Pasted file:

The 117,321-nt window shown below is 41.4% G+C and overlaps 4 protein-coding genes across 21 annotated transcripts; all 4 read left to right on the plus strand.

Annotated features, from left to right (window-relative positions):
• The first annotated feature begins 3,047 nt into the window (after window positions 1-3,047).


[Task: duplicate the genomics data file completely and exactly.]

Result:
The 117,321-nt window shown below is 41.4% G+C and overlaps 4 protein-coding genes across 21 annotated transcripts; all 4 read left to right on the plus strand.

Annotated features, from left to right (window-relative positions):
• The first annotated feature begins 3,047 nt into the window (after window positions 1-3,047).